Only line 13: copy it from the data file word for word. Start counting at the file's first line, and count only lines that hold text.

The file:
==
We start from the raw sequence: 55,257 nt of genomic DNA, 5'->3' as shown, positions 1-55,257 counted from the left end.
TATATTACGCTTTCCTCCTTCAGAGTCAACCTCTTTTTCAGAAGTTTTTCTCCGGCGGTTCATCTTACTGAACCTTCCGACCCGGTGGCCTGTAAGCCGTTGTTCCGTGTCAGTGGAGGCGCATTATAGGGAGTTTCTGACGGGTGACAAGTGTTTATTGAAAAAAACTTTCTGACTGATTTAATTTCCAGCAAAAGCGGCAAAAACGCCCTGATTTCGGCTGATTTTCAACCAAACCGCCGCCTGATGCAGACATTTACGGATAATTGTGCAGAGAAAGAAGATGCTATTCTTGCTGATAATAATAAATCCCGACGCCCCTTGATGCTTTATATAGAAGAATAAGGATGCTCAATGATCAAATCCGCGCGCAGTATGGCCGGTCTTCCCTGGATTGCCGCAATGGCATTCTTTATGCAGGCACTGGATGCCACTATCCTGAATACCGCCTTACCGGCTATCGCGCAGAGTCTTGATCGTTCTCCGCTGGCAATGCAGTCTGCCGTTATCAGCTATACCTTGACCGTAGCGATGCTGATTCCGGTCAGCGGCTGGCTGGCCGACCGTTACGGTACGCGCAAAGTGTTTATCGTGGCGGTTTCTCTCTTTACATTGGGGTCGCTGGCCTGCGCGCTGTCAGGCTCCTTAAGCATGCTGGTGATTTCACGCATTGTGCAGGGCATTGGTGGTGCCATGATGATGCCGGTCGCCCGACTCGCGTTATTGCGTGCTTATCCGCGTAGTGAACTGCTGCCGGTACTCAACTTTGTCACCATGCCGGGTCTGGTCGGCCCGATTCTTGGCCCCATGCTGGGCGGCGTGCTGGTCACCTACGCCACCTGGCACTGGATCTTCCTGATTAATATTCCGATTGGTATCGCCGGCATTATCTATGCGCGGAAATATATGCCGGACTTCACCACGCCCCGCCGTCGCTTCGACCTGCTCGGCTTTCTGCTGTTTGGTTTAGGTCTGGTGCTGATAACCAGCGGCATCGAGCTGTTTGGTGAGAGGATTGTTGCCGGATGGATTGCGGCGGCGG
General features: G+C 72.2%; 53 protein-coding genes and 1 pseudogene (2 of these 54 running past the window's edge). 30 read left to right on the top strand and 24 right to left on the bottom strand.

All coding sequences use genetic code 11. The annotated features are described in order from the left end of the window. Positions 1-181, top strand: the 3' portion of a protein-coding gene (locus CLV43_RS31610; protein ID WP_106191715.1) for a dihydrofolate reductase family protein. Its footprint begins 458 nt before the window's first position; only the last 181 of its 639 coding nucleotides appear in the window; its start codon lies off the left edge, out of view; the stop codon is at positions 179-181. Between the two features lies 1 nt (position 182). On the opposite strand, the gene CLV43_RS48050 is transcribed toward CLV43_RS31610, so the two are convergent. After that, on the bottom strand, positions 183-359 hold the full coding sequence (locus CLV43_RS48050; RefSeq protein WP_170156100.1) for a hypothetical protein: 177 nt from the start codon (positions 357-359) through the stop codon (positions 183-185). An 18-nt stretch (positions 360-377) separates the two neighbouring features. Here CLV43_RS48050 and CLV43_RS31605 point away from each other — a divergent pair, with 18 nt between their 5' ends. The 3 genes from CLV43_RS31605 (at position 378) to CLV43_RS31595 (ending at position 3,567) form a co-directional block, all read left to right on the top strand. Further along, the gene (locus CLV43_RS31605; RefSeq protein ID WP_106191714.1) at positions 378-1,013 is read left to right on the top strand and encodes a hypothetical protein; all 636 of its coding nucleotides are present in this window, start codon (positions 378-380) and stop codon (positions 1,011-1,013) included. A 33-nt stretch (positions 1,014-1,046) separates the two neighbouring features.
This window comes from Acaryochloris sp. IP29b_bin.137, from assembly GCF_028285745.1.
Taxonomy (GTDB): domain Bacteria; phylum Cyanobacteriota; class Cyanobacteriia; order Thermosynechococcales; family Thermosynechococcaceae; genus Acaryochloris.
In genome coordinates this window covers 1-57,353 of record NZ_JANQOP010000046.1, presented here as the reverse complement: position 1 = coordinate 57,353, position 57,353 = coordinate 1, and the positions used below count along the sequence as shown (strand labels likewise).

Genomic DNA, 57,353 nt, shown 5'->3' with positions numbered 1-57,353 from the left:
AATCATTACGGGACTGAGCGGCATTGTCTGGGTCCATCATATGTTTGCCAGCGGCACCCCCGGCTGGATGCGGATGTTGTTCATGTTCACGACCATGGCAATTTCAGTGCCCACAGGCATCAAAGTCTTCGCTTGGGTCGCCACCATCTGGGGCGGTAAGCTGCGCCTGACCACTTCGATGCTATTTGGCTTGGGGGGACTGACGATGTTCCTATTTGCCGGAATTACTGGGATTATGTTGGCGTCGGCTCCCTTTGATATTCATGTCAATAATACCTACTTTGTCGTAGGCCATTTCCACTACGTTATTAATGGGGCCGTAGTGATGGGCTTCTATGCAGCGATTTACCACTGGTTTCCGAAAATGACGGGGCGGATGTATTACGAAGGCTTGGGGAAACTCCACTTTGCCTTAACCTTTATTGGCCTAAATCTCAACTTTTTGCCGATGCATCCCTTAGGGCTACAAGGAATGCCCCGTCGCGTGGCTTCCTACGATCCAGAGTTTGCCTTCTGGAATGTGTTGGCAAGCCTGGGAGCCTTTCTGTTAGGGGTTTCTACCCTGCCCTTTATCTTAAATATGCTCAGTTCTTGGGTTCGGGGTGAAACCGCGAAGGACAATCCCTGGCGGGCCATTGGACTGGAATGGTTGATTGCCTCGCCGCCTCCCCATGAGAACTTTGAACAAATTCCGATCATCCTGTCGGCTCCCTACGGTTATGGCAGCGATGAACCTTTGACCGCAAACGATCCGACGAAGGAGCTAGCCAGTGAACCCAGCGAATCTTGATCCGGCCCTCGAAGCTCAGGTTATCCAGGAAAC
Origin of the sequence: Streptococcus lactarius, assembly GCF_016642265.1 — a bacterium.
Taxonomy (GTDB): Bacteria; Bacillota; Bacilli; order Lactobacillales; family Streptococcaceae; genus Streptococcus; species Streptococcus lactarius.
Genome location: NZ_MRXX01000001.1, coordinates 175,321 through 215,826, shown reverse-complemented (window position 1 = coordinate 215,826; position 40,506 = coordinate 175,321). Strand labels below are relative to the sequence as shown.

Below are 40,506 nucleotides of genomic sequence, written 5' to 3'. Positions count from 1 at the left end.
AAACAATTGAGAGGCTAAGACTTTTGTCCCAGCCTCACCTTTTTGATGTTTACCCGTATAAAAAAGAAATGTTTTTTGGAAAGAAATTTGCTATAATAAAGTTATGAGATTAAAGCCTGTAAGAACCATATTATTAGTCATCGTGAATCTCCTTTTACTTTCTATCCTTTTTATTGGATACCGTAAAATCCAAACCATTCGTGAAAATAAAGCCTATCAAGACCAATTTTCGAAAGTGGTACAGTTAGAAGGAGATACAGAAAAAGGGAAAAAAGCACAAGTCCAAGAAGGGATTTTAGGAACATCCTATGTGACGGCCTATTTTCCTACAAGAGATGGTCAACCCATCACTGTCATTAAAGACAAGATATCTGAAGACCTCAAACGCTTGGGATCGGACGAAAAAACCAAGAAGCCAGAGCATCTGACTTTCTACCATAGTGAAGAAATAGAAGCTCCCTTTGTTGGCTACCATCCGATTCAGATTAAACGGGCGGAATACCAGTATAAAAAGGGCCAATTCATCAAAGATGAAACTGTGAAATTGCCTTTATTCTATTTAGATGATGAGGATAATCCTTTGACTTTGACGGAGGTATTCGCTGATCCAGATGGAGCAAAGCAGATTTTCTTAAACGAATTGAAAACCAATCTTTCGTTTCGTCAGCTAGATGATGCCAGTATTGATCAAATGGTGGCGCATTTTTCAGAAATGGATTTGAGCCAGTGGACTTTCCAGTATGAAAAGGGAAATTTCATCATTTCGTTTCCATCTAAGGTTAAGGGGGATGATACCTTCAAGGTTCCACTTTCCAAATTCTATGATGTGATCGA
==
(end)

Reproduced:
Below are 40,506 nucleotides of genomic sequence, written 5' to 3'. Positions count from 1 at the left end.